Enough doesn’t come by accomplishment.  

Enough is just contentment. Joy is contentment.  With who you are, where God has placed you and resting in the season and work he’s call you to – today. That’s how you simply know, right now – it’s enough. And it makes your soul glad.”

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  • Ohhh that was a good post. Makes me miss the simple relationship I had with my mother as a child. And it makes me really hope that I can have that with my girls (and boy) too.

  • Saramccord

    Oh, my soul needed this. Thank you, Momma Sarah 😉

  • tammy

    Love you post! I needed to hear that. Thank your mom for the wise words.

  • Beautifully written. Really does make me miss my mom however, sometimes when I try and be candid and open with her we end up arguing. You are lucky to have someone who will listen and be patient with your questions and growing.

    • Thanks, Katherine. You’re right – I am very lucky. I try not to take it for granted because I know a lot of people don’t have the same relationship or even have lost their mum too soon. It’s a gift, for sure.

  • Melanie

    Oh Sarah… I lost my mum three and a half years ago and what I miss most are those evenings talking in to the wee small hours… and her fierce love and wisdom… can I share your mum for a while… or at least her wisdom? I so needed to hear this today.

  • I need to remember that the love I have for my kids is the same love my mom has for me. Sometimes I forget that in the midst of the strange mother-daughter tension we have. And enough. Oh that I could rest in enough.

    • Mother-Daughter Tension deserves it’s own shelf at the bookstore. Because, yes, we have all been there, done that! I remember one night, when anne has just brand new and I was all googly-eyed with her, telling my mum that I wanted to kiss every inch of her, even the backs of her knees and that spot behind her ear. And she welled up and said, “Now you know how I’ve felt every single day.” Whomp!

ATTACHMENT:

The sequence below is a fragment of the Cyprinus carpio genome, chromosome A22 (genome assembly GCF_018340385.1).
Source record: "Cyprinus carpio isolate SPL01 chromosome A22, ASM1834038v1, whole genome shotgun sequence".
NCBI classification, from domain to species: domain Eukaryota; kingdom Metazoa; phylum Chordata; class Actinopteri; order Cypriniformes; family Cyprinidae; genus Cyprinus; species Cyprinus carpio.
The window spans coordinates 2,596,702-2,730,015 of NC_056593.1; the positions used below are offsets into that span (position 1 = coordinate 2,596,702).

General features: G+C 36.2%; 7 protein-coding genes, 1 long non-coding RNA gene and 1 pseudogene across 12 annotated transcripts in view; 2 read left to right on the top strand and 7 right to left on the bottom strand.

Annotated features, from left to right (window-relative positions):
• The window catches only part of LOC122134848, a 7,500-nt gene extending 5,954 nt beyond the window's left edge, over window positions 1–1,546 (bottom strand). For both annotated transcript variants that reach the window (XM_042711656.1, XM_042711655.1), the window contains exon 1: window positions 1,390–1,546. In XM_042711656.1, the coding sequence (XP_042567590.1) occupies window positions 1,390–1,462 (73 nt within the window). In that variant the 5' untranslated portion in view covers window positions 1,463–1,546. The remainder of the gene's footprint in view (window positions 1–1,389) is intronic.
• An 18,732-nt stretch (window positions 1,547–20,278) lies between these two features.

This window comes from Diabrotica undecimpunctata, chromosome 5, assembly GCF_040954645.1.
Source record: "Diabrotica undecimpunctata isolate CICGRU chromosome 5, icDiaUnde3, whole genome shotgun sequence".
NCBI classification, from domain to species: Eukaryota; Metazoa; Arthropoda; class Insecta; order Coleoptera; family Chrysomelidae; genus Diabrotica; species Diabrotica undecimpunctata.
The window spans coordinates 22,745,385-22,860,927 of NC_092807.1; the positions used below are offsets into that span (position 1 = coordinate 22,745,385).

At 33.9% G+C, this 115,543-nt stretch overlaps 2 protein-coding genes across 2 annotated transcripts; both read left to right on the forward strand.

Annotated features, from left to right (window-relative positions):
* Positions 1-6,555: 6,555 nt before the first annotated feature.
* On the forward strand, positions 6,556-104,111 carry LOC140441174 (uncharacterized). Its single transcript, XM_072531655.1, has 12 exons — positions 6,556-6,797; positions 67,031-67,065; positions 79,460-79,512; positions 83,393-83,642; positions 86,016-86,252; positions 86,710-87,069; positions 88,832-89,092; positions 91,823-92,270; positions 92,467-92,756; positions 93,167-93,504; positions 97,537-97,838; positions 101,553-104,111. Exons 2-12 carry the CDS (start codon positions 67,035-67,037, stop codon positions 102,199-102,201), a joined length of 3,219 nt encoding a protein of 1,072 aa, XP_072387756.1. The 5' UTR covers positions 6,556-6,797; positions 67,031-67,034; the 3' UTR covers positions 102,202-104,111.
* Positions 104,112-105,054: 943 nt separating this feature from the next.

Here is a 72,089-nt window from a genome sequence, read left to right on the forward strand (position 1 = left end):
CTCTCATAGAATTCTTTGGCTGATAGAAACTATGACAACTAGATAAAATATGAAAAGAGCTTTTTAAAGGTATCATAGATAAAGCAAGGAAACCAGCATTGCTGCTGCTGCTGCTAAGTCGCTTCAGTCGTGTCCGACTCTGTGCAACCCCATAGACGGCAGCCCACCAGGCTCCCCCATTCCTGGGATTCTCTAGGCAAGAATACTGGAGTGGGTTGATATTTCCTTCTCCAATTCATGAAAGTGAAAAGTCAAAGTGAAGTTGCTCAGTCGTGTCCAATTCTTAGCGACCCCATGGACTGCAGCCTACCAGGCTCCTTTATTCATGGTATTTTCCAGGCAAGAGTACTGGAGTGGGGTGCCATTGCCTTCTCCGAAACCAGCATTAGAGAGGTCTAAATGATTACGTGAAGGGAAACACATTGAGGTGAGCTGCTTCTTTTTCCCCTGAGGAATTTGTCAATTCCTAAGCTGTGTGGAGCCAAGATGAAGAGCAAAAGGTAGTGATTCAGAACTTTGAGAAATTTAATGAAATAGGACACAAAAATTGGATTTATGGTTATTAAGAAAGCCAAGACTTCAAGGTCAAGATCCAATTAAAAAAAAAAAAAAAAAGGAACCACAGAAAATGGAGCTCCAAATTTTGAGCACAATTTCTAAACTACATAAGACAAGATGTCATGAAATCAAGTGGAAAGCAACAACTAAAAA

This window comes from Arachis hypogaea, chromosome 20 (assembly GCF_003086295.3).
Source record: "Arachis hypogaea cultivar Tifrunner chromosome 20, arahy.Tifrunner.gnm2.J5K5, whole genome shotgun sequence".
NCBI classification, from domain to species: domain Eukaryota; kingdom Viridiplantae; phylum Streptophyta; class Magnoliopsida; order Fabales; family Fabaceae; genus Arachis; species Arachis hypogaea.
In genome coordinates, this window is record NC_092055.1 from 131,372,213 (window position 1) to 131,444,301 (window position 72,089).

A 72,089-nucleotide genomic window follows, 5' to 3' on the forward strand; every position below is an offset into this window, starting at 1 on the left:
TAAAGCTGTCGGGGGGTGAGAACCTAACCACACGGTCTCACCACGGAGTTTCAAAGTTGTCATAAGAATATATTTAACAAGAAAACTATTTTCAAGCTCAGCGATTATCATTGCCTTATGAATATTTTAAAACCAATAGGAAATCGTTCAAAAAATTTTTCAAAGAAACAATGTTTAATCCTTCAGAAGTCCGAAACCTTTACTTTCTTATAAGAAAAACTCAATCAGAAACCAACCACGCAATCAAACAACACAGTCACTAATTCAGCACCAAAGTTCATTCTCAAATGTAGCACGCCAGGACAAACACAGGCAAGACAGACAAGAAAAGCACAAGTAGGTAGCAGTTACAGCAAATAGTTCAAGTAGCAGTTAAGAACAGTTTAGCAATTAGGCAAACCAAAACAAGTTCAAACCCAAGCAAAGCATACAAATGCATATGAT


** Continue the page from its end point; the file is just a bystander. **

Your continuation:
• Liz

        wow…that just made me cry! Doesn’t help that I’m 8 months pregnant and a ball of hormones, but hey. 😉 I feel that way about my daughter and I know I’ll feel exactly like that when this new little one gets here, but I never thought that my mom must have felt that exact same way about me. 🙂 Thanks, I needed this today. Love, love, love reading what you have to say.

  • Your mother’s wisdom has made me realize that I’m being harsh towards myself. I have a magnet on my refrigerator that reads, “Be gentle with yourself. You are a child of the universe, no less than the trees and the stars. In the noisy confusion of life, keep peace in your soul.” I need to be gentle with myself and catch it when I begin to measure my life more by accomplishment rather than by how I found joy in the little things. Thank you!

    • We’re all way too harsh on ourselves, I tend to think, Valerie. It’s a good thing to remember what’s on your fridge magnet.

  • Jan

    Such restful words from your mom. Thank you. It seems to be the season of feeling “not enough”.

  • I love that you have such an awesome relationship with your mom. The simple joys in life that some of us overlook 🙁

    info@workingmomjournal.com

  • Jcm822

    I love the relationship you have with your mum. My mother is also a great friend, example, and counselor. I am so thankful for her!

    Great post and thank you for the reminders! I am stretched thin lately and need to remember that there is Joy to be found in all of it! And to just stop, take it in, and know that my best is enough.

    http://www.theopinionatedmama.com

  • The “treadmill of expectations”. That’s my new Favorite Quote.

  • Stephanie

    What a wise mother you have, Sarah. You sound like two peas in the pod. To tell you the truth, I am a little envious of your closeness.

    Thanks for sharing a bit more about your dreams, your heart, your thoughts. You are a beautiful person.